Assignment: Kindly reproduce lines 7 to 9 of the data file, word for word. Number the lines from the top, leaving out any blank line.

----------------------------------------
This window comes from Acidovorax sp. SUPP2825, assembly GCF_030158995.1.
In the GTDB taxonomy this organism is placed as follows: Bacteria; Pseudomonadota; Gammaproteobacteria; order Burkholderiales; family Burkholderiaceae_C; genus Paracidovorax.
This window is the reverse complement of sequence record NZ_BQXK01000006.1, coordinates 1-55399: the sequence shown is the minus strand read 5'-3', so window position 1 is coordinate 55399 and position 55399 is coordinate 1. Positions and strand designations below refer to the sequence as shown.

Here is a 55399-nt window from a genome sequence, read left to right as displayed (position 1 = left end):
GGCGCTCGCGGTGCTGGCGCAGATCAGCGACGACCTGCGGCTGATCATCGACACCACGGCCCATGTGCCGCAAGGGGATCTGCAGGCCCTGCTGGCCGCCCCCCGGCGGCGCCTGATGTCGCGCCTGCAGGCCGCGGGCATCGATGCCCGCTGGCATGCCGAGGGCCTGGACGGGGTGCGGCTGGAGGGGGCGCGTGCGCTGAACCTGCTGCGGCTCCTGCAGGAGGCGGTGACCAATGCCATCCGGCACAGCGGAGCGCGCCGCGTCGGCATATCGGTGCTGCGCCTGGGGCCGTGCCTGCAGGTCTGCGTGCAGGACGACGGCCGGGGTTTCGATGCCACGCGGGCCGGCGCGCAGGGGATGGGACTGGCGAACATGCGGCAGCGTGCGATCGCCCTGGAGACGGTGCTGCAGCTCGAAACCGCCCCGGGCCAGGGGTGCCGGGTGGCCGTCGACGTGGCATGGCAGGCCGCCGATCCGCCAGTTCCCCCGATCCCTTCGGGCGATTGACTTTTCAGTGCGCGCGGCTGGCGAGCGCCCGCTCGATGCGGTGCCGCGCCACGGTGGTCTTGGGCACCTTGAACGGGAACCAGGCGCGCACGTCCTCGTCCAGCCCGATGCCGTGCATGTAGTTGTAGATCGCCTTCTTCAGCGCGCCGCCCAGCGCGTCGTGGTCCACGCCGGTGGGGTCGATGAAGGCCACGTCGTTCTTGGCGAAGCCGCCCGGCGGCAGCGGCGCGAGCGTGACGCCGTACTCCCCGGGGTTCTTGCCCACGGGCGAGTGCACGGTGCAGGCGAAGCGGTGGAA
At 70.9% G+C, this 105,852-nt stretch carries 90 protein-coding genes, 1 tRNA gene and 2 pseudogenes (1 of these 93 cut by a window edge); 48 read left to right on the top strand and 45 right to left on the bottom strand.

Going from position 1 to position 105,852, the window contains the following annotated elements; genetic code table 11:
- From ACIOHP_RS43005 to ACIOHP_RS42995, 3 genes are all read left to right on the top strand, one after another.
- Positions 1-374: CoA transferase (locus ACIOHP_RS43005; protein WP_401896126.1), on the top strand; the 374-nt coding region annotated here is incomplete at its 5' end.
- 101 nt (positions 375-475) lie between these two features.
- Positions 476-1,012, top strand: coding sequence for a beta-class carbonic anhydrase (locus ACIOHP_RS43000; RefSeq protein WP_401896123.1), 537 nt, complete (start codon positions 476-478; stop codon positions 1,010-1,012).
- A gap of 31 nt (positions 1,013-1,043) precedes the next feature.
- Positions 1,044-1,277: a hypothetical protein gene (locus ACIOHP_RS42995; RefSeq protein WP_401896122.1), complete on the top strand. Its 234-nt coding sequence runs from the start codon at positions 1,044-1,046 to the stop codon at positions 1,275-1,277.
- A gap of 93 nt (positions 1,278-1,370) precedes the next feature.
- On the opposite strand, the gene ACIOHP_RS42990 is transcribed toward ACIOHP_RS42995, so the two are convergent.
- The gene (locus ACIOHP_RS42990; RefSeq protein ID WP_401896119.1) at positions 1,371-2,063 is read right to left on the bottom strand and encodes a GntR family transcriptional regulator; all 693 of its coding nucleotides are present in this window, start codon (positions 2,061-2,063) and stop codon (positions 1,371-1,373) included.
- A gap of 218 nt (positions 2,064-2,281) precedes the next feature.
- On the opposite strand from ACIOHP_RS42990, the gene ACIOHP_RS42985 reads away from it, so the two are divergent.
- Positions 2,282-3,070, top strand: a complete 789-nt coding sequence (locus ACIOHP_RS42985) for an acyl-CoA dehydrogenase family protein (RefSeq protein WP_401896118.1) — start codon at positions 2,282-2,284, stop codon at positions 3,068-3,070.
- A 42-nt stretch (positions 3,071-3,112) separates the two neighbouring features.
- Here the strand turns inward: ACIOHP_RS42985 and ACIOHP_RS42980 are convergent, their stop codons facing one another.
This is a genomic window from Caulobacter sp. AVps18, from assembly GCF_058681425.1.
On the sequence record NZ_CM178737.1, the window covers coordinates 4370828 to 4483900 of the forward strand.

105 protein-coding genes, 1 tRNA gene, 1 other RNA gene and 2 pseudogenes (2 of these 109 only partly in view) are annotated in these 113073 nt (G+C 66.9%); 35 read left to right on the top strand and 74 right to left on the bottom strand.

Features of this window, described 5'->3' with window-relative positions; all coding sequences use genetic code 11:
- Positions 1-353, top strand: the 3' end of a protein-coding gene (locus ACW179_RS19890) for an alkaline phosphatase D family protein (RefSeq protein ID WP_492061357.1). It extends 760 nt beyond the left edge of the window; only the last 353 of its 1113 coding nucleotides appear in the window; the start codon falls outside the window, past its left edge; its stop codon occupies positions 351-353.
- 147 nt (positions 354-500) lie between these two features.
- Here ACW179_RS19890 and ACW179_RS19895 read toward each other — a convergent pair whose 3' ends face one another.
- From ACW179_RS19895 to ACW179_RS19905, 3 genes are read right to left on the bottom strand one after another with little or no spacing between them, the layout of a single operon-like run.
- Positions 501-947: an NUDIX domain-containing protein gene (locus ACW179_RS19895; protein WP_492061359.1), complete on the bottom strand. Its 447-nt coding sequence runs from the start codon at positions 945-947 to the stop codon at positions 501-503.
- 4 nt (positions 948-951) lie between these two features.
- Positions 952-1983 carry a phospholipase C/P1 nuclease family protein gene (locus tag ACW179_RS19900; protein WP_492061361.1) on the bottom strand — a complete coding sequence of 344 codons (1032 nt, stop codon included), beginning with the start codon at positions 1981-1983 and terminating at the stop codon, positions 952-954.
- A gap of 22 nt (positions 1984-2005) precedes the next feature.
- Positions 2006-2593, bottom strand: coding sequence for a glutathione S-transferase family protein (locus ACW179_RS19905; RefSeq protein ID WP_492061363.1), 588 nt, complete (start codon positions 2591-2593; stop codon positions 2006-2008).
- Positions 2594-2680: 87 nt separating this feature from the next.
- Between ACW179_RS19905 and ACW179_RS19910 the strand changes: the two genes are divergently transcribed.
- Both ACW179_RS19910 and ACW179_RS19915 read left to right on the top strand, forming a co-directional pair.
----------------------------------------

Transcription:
Going from position 1 to position 105,852, the window contains the following annotated elements; genetic code table 11:
- From ACIOHP_RS43005 to ACIOHP_RS42995, 3 genes are all read left to right on the top strand, one after another.
- Positions 1-374: CoA transferase (locus ACIOHP_RS43005; protein WP_401896126.1), on the top strand; the 374-nt coding region annotated here is incomplete at its 5' end.